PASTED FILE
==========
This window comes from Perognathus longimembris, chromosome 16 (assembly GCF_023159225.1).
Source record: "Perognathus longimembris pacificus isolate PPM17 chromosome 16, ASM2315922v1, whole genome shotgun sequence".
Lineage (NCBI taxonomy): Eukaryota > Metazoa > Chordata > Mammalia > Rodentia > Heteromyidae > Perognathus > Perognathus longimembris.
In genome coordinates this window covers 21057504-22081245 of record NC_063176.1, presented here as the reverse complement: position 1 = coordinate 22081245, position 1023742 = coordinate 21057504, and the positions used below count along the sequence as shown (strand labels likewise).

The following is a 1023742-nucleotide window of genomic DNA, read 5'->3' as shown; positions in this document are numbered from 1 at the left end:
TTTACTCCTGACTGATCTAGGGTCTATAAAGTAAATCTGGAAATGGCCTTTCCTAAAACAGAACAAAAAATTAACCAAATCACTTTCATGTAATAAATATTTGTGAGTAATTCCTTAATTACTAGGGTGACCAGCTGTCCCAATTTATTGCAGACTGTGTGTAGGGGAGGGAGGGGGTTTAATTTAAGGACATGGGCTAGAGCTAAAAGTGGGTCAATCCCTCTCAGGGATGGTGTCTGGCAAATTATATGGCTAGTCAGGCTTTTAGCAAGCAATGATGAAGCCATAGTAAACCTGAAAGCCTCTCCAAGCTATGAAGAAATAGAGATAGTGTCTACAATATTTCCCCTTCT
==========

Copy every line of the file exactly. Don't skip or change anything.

This window comes from Perognathus longimembris, chromosome 16 (assembly GCF_023159225.1).
Source record: "Perognathus longimembris pacificus isolate PPM17 chromosome 16, ASM2315922v1, whole genome shotgun sequence".
Lineage (NCBI taxonomy): Eukaryota > Metazoa > Chordata > Mammalia > Rodentia > Heteromyidae > Perognathus > Perognathus longimembris.
In genome coordinates this window covers 21057504-22081245 of record NC_063176.1, presented here as the reverse complement: position 1 = coordinate 22081245, position 1023742 = coordinate 21057504, and the positions used below count along the sequence as shown (strand labels likewise).

The following is a 1023742-nucleotide window of genomic DNA, read 5'->3' as shown; positions in this document are numbered from 1 at the left end:
TTTACTCCTGACTGATCTAGGGTCTATAAAGTAAATCTGGAAATGGCCTTTCCTAAAACAGAACAAAAAATTAACCAAATCACTTTCATGTAATAAATATTTGTGAGTAATTCCTTAATTACTAGGGTGACCAGCTGTCCCAATTTATTGCAGACTGTGTGTAGGGGAGGGAGGGGGTTTAATTTAAGGACATGGGCTAGAGCTAAAAGTGGGTCAATCCCTCTCAGGGATGGTGTCTGGCAAATTATATGGCTAGTCAGGCTTTTAGCAAGCAATGATGAAGCCATAGTAAACCTGAAAGCCTCTCCAAGCTATGAAGAAATAGAGATAGTGTCTACAATATTTCCCCTTCT